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3 of 3 people found the following review helpful By C. Baker on June 15 2002
Format: Mass Market Paperback
Lee Child started out with some pretty fine novels in his series featuring the ex-military cop, now drifter Jack Reacher. Reacher seems to have a penchant for landing in some rather outlandish and bizarre situations. Unfortunately, Child lost his touch in this one. ECHO BURNING is a slow, drawn out, and rather boring novel. While RUNNING BLIND, his last novel, was a terribly unbelievable and contrived plot - at least there was plenty of swift, moving action that kept the pages turning. Here we get long, unnecessarily detailed descriptions of Reacher sleeping, Reacher driving in a car, the melodrama of a six year old trying to figure out how to open a locked door. This reader kept saying "let's get on with it already!!"
This was a rather slow and disappointing story.
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1 of 1 people found the following review helpful By Brenda Pink TOP 500 REVIEWER on May 16 2009
Format: Mass Market Paperback
This is my first Reacher and to be honest, it was a tough slog through this rambling story. The story never really built and seemed to go along at a snail's pace for me. I realize there are a whole series of Reacher novels, but there was no real character development in this book and no incentive for the reader to try and figure out the storyline - puzzling it out for ourselves that is. I'll probably try another of Child's novels because he seems recommended by a lot of people. But I prefer more thrilling thriller novels - Iles, Lincoln Child, Rollins and others.
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Format: Mass Market Paperback
Ex-Army M.P. Jack Reacher is thumbing a ride to make a hasty escape from a small south Texas town when he is picked up by a young attractive Hispanic woman driving a big white Cadillac. The woman, Carmen Greer had been cruising the locale picking up rough and tumble looking men to coax them to protect her from her husband, Sloop. At 6 feet 5 inches and 250 pounds, Reacher certainly fit the bill.
Carmen Greer had married into an old monied Texas family with a sprawling ranch outside of Pecos in oppressively hot and dusty Echo county. She had married Sloop, the eldest son, after becoming pregnant. The spousal abuse started soon after. Unfortunately due to the racism of the Greer family against "beaners" or Mexicans and the lax laws in that part of the state, Carmen's cries went unheeded.
Reacher initially refused his assistance especially after he was asked to kill Sloop Greer. His posture however softened after meeting Carmen's vivacious six year old flaxen haired daughter Ellie. Reacher posing as a ranch hand looking for work at the Greer's Red House Ranch, instantaneously sized up the situation.
Unknown to Reacher was that the family was concurrently being surveyed and stalked by two groups of three individuals with unknown motives.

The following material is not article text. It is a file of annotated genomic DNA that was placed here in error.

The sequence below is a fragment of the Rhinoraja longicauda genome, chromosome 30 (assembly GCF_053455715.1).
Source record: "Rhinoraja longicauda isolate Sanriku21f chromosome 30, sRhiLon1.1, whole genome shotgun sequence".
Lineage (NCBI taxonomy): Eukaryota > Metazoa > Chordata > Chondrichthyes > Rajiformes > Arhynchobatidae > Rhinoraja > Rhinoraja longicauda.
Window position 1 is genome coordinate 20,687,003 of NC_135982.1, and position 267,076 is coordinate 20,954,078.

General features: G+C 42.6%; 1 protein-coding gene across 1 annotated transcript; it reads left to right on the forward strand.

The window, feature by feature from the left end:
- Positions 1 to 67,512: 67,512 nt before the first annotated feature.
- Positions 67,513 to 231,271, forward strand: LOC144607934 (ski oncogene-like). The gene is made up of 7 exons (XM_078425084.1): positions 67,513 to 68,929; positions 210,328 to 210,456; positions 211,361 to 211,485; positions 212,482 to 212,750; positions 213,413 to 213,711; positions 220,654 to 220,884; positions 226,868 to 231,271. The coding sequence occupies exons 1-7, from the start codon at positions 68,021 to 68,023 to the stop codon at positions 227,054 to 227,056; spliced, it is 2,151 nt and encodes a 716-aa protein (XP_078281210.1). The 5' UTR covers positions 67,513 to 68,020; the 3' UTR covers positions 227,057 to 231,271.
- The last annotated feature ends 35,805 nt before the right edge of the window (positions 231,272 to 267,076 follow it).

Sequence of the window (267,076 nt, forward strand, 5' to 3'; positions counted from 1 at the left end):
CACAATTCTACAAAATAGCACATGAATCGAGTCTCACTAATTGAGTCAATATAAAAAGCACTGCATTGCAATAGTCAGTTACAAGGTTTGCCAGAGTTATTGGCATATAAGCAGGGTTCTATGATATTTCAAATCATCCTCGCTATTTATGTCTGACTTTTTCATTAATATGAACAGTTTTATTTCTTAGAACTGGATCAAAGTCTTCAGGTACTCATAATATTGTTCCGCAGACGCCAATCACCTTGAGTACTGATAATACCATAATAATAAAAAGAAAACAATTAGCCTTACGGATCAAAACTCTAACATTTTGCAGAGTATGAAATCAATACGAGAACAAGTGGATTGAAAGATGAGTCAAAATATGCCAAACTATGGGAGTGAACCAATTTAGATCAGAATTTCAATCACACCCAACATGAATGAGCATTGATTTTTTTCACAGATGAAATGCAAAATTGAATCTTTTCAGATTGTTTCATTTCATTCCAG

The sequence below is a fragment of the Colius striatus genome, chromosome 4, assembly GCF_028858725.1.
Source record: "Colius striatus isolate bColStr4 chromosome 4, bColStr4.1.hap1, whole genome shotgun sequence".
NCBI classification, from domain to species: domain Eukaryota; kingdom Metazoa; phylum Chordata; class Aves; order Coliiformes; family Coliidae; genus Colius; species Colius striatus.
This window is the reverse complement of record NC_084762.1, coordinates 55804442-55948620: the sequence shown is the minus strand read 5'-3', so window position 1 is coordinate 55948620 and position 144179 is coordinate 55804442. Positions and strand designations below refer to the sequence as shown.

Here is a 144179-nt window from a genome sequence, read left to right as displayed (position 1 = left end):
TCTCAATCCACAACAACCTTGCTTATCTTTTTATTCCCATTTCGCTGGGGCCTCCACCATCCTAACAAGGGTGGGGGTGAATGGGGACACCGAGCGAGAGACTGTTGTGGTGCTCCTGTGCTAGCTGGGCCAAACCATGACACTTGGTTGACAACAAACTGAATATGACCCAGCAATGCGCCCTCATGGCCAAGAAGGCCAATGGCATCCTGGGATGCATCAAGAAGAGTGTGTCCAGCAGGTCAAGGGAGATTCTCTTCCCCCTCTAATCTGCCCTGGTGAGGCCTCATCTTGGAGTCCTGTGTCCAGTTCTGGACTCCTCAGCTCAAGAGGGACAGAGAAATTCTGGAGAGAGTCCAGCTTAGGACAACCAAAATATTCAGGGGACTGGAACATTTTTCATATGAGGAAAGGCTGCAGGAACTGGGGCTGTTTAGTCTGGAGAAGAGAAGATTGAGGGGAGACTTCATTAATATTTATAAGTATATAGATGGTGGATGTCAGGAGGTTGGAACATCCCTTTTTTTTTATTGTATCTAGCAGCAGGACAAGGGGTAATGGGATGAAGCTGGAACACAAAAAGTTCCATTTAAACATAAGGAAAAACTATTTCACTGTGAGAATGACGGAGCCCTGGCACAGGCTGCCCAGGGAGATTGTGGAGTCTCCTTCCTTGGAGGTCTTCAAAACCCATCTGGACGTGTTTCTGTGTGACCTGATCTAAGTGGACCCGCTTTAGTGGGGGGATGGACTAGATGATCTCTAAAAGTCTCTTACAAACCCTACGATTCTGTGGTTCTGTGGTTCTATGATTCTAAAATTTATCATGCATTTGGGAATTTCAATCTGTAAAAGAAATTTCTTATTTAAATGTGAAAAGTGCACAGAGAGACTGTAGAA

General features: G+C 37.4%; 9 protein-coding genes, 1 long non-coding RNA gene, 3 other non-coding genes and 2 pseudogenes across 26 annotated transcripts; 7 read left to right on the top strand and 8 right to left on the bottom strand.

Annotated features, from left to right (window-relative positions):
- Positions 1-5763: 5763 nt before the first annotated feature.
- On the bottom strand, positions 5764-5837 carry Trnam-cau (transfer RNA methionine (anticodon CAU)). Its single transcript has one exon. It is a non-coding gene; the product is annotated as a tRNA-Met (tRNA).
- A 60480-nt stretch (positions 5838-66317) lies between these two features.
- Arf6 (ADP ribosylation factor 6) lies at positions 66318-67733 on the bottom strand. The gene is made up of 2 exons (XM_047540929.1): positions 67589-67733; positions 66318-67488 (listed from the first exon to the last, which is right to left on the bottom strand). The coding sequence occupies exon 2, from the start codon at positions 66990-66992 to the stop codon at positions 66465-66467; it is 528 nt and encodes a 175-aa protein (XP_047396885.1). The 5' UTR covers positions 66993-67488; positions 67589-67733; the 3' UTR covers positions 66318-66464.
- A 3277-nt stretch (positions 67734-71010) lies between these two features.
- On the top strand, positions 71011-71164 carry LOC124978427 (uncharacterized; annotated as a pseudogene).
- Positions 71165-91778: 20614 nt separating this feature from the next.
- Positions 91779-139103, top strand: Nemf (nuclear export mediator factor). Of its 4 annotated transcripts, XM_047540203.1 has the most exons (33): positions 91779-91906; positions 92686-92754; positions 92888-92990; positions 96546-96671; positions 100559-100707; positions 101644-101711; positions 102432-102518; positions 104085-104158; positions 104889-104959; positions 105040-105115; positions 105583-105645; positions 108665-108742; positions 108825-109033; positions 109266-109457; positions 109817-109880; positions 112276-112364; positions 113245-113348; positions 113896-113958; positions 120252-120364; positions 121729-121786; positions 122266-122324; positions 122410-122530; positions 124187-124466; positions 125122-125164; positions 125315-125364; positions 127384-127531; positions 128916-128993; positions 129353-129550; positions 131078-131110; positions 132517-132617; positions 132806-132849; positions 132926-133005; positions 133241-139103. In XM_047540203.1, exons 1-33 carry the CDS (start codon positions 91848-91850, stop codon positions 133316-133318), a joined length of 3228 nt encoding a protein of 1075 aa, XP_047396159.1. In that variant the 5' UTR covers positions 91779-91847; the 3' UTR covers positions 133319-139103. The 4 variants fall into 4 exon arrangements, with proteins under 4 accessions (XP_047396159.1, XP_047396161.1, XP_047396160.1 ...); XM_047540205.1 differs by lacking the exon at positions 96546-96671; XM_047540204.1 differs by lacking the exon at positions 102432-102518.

As Reacher became more deeply involved in this passion play he became aware that there was a plethora of secrets and lies surrounding the inhabitants of Echo county.
Lee Child, while intriguing me with the exploits of his hero Reacher, never convinces me that Reacher was influenced enough to actually give a darn about Carmen Greer's dilemma. I however will march forward to the next novel in the series.
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By A Customer on Feb. 26 2004
Format: Mass Market Paperback
Mr. Child has taken writing blindly to a mediocre level of mediocrity. It's not that he is a bad author, it just seems he's happy to pump out books without putting the information or will into what had the potential to be a terrific series of novels.
The story itself is not bad, but it takes Reacher from being a street smart, tough guy to a naïve adolescent, to the hard-nosed almost psychic investigator whenever the circumstances dictate. Reacher is once again hitchhiking around before being picked up by a beautiful woman who has tales of cruelty, deprivation, and scorn. She convinces Reacher to accompany her, to the middle of nowhere, to protect her from her rich, about to be released from prison, abusive husband. The story also includes the obligatory instances of extreme racism throughout the South, the typical power hungry politicians, and the ideal Harvard graduate lesbian atoning for her wealth by toiling in a legal mission for the indigent immigrants. Sound a little tired and over-done? It is.
In Echo Burning Lee Child doesn't put much research what he writes and should be able to claim some knowledge about, but you'll find the book has more than a few instances of erroneous 'facts'. The story is based on Jack Reacher, a former military policeman, but Mr. Child only has the vaguest notion of what the military life is like. He continually refers to Reacher's past experiences, which could not have happened in the U.S. military, ever, unless you gained everything you know about the army from watching TV. Another example would be that Jack Reacher is purported to be a master at firearms, yet he only has the shallowest knowledge of them and their capabilities. Some of what he states is not only wrong, but is foolishly dangerous if ever done. Oh, and the U.S.